Friday, May 03, 2013

Pyjama Party

In this month's BYU Alumni email, Cute Girls Hairstyles was featured since the creator is a BYU graduate. I actually think I may have stumbled upon her blog years ago when Rachel was little but the timing just wasn't right for me to become an avid reader (perhaps because Rachel's never really enjoyed having her hair brushed). I pulled it up a couple of days ago and watched a few videos while I was nursing Benjamin. Miriam soon wandered over to join me and was absolutely hooked.

"Let's watch another one!" she'd say after each video ended.

I don't even know how many we watched but now Miriam's all about hair. Yesterday morning she requested that we do "just plain straight hair with two braids—one on this side and one on this side. Then womp, womp, put them over my head. With two headbands."

She described (and pantomimed) the Double Braid [Sparkly] Headband and sat perfectly still while I did her hair. Her hair's a little wavy because yesterday we had it in another hairdo we'd found on CGH.




It turned out pretty cute but she took it out while she was "napping" and when she woke up she asked if she could watch a few more hairstyle videos while Benjamin finished up his nap. I let her sit at the computer and watch a few while I did laundry until she found the hairstyle for the afternoon. I let the laundry sit while I did her hair in the requested fashion. She loved it and wore it all afternoon, all evening...and all day today (we just tightened up the elastics and were good to go (we spent all day doing yard work outside so there was no temptation for her to watch hairstyle videos)).

Anyway, here's her finished hairdo...and her gussied up giraffe.



The giraffe's hairstyle is called "Indian Stagville Giraffe."




I threw my hair up into a double braid headband (sans sparkly headbands).



Benjamin has learned how to comb his own hair but dislikes having things on his head and around his face so while he is trying to comb his hair he keeps blinking and squinting like he's going to get poked in the eye or something. It's pretty funny.


For our Relief Society meeting last night we had a Pyjama Party. All the girls were invited—from babies to grandmothers—and Rachel and Miriam were thrilled that they'd get to come to Relief Society with me instead of going to nursery (which is where Benjamin went (with Daddy because Andrew's awesome and signs up for nursery so that I don't have to drive in the dark)).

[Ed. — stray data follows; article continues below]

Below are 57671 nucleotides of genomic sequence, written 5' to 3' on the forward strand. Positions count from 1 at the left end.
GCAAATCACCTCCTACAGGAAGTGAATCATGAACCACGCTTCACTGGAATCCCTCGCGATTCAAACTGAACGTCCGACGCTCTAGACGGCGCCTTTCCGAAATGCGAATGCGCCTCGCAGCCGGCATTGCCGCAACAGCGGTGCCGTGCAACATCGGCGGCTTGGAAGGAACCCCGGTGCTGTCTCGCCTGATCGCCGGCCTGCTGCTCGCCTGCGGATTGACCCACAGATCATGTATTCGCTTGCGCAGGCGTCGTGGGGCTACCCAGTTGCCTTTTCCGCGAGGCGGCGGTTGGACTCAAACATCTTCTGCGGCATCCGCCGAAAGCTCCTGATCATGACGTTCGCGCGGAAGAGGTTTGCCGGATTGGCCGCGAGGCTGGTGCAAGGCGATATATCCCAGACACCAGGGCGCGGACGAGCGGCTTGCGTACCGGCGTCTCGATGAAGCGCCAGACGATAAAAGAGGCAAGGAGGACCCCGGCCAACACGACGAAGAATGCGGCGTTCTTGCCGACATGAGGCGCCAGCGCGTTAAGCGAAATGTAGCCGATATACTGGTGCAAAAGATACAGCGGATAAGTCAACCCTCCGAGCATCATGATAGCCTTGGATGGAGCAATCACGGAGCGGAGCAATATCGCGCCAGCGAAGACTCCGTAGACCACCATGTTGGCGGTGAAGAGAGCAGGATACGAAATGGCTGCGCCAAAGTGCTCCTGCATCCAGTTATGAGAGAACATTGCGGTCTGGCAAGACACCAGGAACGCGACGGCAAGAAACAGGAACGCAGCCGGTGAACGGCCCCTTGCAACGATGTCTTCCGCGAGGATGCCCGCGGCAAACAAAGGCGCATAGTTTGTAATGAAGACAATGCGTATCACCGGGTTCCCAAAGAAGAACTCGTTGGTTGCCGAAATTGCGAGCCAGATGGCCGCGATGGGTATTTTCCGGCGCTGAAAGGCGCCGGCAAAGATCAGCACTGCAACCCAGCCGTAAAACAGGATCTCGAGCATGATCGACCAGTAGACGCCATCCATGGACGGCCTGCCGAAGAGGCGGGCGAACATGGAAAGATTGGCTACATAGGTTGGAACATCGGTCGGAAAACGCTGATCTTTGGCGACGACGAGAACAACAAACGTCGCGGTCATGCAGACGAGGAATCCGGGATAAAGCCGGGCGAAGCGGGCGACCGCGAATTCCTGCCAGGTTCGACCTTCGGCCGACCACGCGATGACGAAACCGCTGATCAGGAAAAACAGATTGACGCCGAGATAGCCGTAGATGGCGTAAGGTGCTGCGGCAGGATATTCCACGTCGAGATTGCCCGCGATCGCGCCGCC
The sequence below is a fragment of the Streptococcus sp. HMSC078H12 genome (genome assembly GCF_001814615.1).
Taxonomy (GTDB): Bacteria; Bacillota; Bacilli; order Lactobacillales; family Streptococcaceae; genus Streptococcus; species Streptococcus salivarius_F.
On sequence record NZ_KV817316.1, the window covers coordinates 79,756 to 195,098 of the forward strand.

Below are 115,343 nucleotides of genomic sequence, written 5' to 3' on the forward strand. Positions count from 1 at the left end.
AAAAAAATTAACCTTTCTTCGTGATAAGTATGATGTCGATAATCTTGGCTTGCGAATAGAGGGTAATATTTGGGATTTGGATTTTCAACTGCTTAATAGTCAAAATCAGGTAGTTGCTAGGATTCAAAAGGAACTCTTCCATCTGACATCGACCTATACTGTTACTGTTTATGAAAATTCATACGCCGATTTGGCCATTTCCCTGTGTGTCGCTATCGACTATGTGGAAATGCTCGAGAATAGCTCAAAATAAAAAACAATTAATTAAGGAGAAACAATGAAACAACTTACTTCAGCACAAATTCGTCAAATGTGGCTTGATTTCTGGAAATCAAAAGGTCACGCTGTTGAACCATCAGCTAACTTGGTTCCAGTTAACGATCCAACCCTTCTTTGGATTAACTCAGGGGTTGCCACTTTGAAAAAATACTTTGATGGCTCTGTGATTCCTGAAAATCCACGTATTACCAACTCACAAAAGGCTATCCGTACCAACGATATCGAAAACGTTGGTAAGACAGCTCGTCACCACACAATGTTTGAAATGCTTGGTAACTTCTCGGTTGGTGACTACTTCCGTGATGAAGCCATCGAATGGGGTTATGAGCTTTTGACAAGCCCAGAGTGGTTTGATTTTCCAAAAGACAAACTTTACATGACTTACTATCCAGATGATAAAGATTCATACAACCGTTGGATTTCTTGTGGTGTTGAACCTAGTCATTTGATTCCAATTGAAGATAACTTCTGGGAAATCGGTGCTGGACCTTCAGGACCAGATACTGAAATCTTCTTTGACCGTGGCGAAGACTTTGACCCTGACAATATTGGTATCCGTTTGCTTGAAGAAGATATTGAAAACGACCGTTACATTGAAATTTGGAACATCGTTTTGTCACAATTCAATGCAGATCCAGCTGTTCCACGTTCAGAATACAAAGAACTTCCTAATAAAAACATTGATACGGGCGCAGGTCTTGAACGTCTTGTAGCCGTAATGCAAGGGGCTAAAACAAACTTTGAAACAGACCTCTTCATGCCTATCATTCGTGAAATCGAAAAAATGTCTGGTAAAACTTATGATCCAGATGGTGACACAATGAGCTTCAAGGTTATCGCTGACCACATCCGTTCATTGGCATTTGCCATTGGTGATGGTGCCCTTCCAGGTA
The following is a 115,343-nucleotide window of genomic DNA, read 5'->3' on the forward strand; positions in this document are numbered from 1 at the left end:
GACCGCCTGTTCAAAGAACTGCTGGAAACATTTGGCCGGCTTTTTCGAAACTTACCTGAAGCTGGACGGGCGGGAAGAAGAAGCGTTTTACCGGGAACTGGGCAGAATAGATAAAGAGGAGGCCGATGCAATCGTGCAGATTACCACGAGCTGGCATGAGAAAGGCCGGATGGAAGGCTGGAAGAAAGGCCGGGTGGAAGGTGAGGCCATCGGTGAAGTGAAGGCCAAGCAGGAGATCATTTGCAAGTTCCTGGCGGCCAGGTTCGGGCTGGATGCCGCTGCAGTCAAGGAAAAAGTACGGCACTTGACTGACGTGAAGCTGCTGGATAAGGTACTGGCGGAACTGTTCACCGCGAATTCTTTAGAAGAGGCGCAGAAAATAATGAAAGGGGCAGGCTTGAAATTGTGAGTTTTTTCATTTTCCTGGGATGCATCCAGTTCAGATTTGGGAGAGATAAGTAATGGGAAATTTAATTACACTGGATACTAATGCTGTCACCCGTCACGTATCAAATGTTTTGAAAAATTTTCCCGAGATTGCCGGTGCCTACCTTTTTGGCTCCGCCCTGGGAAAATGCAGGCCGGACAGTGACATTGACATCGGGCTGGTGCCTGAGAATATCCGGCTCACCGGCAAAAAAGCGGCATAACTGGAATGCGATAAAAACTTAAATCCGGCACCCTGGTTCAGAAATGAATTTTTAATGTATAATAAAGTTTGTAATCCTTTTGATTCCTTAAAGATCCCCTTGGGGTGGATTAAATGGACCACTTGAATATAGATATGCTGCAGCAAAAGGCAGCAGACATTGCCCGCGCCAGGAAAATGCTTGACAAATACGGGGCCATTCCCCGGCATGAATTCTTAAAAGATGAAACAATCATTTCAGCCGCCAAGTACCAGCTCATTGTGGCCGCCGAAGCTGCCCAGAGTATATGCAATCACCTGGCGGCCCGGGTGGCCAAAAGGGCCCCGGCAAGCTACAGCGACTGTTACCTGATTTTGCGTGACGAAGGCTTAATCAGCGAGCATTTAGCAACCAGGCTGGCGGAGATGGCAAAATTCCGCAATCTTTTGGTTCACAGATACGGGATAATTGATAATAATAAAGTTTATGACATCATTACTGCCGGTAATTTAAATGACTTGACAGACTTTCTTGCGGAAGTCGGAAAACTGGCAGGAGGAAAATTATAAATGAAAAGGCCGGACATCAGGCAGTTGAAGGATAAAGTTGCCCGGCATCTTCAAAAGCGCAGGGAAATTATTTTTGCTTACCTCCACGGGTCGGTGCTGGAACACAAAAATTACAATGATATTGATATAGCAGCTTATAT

Before we left I did a fancy "stacked braid" in Rachel's hair—another thing we learned watching CGH videos. I did it while she was eating dinner and didn't say what I was doing but when Andrew noticed that I was braiding differently than I usually do he said, "What are you doing?"

"She's doing a stacked braid," Miriam explained. "You do a normal braid on the bottom but feather it out and then you take the feathers and do a Dutch braid with them."

It was jaw-dropping.

We might have an upcoming beautician in the family and that's alright with me because goodness knows that I could use a hairstylist in my life. Raise of hands: who hasn't cut their hair in the past two or more years? Anyone else? Just me. Oh.

Here we are at the church, just about to go in:


And here's one with Rachel being a little less goofy and Miriam being a little more goofy:


The girls have been on pins and needles waiting for this party. They were so excited to be there!

Rachel hooked up with some of her friends right away and the girls decided they wanted to "run around" the church for a little while. The church is in a loop—with classrooms on the "outside" of the loop and the chapel and cultural hall on the "inside" of the loop. The girls like to wander in circles giggling about who knows what and stopping to get drinks from the drinking fountain and so forth.

This particular evening there was quite the gaggle of girls: Rachel and Miriam, Grace and Lily, Rylee and Meggan, Wendy and who knows who else...I can't remember.

They'd only been gone for a few minutes when Rachel ran back into the cultural hall bawling like a baby. The other girls followed minutes later.

"What's wrong?" I asked.

"I was trying to catch up to the other girls," Rachel blubbered, "When someone told me to stop running in the halls."

"So what did you do?" I asked.

"I stopped," she said.

"That was good of you," I said. "It's always good to obey your elders (when they tell you to do something that's right)."

That's my caveat for that rule. You should obey your elders (even strangers) but not all grown ups can be trusted (even the ones you know) so only obey if what they tell you is good/right.

Help me find my puppy? No.

Stop running in the halls at church? Yes.

Get into my van and I'll give you candy? No.

Stop sticking that straw in your ear? Yes.

It's a confusing principle to put into practice—that not all strangers are bad, that not all grown ups are good, that you should obey your elders...but not always.